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Benzaldehyde is a natural fragrance that often appears in flowers. For example, in hyacinths. A chemical counterpart was developed for perfume production. This counterpart of the same name was first produced as early as 1866, making it one of the first industrially produced perfume substances.

Benzaldehyde has a characteristic bitter almond scent, which is underlined by a subtle cherry note. To achieve a more concise cherry scent, we recommend mixing Benzaldehyde with Beta Ionone and Heliotropine (or substitutes).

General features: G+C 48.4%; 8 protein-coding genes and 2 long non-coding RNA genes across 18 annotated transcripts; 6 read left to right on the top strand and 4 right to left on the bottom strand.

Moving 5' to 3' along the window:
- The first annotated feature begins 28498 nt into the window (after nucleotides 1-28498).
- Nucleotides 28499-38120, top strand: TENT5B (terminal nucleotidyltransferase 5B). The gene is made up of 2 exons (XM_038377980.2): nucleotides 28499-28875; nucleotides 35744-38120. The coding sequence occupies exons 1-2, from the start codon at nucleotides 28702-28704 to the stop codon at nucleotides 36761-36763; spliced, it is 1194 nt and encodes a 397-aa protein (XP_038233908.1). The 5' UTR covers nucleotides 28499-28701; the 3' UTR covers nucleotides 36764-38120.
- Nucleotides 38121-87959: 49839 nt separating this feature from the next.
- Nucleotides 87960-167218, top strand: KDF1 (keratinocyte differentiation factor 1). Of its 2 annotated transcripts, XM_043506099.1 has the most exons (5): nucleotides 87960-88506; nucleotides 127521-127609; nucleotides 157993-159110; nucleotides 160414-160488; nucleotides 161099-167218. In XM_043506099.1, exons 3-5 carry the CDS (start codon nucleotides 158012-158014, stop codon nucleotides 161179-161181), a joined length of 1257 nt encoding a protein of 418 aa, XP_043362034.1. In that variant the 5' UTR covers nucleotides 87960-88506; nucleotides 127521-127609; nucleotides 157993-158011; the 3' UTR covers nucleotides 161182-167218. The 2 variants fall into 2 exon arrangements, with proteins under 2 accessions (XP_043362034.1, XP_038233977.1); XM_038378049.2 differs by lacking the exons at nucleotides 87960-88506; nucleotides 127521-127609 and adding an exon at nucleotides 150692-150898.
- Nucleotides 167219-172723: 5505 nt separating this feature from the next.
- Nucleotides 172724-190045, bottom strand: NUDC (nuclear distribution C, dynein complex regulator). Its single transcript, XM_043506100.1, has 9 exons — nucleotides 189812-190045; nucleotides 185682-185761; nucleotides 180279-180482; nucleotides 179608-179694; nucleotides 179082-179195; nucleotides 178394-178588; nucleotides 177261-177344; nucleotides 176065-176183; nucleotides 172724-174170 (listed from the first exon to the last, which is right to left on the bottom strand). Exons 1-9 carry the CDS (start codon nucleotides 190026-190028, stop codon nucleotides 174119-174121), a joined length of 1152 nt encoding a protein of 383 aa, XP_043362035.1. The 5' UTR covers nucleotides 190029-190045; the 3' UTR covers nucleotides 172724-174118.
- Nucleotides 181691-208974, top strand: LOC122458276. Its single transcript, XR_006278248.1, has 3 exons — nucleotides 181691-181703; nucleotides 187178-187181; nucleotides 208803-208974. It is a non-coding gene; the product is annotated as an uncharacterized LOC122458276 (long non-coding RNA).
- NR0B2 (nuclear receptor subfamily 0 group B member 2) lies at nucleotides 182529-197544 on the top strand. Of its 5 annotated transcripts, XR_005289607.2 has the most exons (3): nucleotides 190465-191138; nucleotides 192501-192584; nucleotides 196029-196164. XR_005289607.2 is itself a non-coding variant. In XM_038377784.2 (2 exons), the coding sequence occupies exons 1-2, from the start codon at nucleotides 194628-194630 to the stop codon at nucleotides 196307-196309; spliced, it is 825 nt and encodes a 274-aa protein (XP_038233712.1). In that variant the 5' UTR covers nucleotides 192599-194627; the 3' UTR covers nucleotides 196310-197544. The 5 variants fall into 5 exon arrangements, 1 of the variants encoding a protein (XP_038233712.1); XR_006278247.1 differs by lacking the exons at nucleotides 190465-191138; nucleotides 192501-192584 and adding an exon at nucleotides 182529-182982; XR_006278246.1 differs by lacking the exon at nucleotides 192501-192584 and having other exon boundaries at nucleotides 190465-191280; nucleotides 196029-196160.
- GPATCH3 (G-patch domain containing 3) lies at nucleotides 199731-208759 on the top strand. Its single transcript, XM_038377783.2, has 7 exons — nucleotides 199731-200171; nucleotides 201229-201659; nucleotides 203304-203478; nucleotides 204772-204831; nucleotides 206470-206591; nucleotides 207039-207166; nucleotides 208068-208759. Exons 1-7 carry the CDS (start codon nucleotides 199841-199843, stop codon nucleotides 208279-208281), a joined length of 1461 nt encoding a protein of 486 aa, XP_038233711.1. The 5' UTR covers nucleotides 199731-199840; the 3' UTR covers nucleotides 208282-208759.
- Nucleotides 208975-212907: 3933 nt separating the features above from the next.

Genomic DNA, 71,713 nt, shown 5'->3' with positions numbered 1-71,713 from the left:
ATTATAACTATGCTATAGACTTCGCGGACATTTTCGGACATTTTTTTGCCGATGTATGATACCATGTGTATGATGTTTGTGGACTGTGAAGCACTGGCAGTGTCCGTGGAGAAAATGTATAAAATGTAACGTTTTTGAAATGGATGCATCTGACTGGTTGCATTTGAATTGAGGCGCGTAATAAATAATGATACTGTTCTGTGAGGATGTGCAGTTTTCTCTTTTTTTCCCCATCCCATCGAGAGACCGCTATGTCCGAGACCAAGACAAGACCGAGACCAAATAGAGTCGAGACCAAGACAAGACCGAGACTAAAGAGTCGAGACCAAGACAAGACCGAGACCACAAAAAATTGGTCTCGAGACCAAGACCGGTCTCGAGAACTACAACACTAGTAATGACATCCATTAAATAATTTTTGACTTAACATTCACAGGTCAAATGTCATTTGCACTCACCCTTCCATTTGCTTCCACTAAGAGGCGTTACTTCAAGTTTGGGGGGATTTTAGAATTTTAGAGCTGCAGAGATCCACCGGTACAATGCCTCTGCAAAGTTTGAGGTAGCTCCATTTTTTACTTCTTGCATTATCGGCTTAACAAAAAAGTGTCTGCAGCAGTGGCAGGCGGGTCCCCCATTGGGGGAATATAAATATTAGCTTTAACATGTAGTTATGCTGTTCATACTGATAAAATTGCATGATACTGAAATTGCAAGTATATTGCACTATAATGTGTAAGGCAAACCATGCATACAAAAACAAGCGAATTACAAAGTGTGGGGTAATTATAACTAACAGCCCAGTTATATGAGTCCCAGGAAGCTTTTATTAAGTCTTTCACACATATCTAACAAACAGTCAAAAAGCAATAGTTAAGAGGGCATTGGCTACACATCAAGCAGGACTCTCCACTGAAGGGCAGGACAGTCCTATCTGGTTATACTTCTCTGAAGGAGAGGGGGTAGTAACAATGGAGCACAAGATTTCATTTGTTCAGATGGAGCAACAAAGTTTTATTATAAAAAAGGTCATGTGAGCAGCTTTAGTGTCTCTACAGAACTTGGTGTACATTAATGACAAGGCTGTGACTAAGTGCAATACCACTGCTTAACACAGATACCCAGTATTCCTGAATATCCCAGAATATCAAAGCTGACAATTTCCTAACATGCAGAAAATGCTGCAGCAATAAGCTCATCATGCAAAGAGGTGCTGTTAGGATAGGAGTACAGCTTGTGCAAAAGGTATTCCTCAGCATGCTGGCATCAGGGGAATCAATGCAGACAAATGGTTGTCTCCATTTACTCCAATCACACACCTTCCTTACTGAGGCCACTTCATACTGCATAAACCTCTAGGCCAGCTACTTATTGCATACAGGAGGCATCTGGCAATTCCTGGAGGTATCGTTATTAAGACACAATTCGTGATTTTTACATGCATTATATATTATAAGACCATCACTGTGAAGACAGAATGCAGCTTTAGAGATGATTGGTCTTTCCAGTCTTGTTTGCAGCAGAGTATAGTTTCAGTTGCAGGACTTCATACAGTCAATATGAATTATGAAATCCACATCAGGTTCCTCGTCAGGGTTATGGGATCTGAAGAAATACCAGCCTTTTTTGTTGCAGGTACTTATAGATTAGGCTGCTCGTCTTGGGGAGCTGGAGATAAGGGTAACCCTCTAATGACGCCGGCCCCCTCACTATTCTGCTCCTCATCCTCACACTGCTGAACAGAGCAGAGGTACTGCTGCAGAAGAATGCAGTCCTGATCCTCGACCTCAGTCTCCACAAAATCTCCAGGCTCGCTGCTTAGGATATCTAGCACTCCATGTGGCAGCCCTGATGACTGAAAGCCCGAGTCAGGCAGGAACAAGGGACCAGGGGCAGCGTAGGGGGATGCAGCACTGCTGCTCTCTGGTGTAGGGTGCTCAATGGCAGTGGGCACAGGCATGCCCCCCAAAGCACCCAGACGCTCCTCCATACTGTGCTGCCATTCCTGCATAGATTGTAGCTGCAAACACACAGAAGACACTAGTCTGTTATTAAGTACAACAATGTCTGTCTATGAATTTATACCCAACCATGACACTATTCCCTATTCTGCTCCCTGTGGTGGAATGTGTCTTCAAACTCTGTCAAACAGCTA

While Beta Ionone adds a slightly floral, fruity-berry scent, Heliotropine complements the accord with some sweetness. In our own experience, a ratio of 1:2:2 (Benzaldehydes, Beta Ionone, Heliotropine) works quite well. However, here you can try out as you like.

Benzaldehyde is particularly present in the top notes of perfumes and therefore requires careful blending so that it does not dominate the opening phase of a perfume too much.


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